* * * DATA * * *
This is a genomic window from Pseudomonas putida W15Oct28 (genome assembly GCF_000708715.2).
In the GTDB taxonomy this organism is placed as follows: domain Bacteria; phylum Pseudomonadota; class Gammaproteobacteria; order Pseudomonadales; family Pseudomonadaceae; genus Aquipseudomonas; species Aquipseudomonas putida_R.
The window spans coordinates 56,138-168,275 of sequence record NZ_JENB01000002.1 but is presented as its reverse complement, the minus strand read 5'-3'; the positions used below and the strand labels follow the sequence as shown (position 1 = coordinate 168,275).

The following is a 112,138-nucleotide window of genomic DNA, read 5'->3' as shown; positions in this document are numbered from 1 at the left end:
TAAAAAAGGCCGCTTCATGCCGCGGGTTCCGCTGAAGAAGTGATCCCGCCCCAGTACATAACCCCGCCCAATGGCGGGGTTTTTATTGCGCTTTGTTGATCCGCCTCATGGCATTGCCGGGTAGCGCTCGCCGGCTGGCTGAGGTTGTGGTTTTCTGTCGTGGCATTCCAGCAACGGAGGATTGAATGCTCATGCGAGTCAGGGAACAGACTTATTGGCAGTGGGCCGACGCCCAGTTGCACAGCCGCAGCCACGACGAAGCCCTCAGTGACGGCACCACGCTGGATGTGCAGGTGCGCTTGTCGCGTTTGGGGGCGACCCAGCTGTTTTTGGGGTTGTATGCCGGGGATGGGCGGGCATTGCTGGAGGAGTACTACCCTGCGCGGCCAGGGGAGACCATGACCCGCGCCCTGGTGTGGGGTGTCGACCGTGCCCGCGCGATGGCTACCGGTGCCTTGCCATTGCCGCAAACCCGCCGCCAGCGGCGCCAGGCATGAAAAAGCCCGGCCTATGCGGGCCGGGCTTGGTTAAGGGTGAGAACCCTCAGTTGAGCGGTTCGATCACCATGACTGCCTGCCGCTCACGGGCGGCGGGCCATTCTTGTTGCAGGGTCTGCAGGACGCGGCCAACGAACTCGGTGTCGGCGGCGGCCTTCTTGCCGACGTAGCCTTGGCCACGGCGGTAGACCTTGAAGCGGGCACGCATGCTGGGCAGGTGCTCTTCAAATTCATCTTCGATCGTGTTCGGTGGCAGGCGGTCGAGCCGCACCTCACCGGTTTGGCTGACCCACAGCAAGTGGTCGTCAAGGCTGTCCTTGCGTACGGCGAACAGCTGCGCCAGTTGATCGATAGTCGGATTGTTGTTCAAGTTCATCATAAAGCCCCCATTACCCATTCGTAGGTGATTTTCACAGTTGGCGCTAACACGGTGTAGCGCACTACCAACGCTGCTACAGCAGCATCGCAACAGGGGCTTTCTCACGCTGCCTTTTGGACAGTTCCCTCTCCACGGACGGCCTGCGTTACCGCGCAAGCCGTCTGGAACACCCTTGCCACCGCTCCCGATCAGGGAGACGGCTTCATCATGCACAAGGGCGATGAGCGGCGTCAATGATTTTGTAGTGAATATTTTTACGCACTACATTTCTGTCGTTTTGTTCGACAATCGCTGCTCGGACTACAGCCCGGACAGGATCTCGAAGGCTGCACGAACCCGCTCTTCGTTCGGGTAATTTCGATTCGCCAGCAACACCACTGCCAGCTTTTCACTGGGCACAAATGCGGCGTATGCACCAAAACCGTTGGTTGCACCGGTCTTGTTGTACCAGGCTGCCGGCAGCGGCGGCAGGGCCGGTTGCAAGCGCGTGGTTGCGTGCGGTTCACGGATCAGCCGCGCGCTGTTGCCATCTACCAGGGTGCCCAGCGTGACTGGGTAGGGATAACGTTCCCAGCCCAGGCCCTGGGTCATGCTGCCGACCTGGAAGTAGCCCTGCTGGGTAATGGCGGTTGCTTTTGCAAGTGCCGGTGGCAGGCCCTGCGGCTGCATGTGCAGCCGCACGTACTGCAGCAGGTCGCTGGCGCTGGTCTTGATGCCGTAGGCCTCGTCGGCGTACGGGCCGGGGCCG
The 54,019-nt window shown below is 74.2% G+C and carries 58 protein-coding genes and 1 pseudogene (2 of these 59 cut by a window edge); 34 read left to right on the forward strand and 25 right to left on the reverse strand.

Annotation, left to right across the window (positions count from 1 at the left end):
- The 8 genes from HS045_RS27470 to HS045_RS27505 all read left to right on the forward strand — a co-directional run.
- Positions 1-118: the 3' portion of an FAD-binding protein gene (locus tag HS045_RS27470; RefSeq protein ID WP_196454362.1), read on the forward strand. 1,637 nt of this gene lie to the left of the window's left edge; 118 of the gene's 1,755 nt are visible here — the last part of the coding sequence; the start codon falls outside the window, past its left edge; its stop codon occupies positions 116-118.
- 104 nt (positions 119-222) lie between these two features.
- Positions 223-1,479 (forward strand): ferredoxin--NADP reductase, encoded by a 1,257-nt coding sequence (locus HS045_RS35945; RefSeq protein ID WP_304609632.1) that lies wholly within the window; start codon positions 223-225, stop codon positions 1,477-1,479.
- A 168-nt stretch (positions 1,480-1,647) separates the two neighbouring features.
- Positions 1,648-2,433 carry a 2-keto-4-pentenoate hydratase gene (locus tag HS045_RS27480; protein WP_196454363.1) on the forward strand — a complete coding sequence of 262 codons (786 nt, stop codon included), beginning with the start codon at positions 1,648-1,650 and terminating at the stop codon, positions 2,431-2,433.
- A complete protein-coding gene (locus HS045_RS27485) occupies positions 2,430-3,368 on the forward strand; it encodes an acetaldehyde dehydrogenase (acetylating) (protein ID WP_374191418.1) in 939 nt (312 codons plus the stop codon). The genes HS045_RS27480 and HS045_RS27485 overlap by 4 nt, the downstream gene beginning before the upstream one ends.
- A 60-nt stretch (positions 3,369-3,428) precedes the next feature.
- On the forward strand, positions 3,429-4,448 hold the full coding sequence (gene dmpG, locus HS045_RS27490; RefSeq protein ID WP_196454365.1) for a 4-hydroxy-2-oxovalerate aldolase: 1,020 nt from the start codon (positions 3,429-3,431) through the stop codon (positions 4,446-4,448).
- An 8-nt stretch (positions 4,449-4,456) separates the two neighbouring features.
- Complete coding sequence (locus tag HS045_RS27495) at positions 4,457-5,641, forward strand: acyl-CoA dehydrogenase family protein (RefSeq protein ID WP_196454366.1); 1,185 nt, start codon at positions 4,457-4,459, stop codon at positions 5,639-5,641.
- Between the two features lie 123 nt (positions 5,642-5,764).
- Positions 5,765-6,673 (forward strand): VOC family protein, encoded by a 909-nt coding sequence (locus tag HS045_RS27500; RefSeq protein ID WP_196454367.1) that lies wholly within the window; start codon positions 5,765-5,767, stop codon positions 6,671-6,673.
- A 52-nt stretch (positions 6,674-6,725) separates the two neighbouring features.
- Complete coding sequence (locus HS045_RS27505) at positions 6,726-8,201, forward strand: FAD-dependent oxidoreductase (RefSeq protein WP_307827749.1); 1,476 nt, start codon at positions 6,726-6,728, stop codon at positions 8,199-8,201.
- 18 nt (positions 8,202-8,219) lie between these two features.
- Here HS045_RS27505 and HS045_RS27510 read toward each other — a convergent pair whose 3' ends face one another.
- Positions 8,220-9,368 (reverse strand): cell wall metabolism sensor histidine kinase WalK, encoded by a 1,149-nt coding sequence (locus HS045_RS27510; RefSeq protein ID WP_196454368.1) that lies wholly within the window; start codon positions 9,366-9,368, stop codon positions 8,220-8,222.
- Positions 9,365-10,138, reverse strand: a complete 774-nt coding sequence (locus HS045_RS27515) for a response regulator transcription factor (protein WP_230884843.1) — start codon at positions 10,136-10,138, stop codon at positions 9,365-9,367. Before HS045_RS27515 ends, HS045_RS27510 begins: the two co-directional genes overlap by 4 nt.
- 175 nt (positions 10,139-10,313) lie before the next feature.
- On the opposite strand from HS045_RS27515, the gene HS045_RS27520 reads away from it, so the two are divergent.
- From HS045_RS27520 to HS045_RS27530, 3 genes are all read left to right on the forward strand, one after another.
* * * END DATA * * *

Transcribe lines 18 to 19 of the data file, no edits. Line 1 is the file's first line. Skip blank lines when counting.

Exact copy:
- Complete coding sequence (locus tag HS045_RS27495) at positions 4,457-5,641, forward strand: acyl-CoA dehydrogenase family protein (RefSeq protein ID WP_196454366.1); 1,185 nt, start codon at positions 4,457-4,459, stop codon at positions 5,639-5,641.
- Between the two features lie 123 nt (positions 5,642-5,764).